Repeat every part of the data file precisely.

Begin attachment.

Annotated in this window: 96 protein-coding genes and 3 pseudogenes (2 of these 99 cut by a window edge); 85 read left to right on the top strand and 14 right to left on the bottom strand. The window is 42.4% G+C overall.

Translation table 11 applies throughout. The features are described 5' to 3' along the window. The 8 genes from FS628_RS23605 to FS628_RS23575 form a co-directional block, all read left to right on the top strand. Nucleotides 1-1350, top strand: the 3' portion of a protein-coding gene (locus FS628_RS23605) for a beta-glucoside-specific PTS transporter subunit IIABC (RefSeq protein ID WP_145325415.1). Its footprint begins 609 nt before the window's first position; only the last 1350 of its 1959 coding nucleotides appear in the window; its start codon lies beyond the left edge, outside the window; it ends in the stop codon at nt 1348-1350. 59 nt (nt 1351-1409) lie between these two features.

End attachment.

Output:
Annotated in this window: 96 protein-coding genes and 3 pseudogenes (2 of these 99 cut by a window edge); 85 read left to right on the top strand and 14 right to left on the bottom strand. The window is 42.4% G+C overall.

Translation table 11 applies throughout. The features are described 5' to 3' along the window. The 8 genes from FS628_RS23605 to FS628_RS23575 form a co-directional block, all read left to right on the top strand. Nucleotides 1-1350, top strand: the 3' portion of a protein-coding gene (locus FS628_RS23605) for a beta-glucoside-specific PTS transporter subunit IIABC (RefSeq protein ID WP_145325415.1). Its footprint begins 609 nt before the window's first position; only the last 1350 of its 1959 coding nucleotides appear in the window; its start codon lies beyond the left edge, outside the window; it ends in the stop codon at nt 1348-1350. 59 nt (nt 1351-1409) lie between these two features.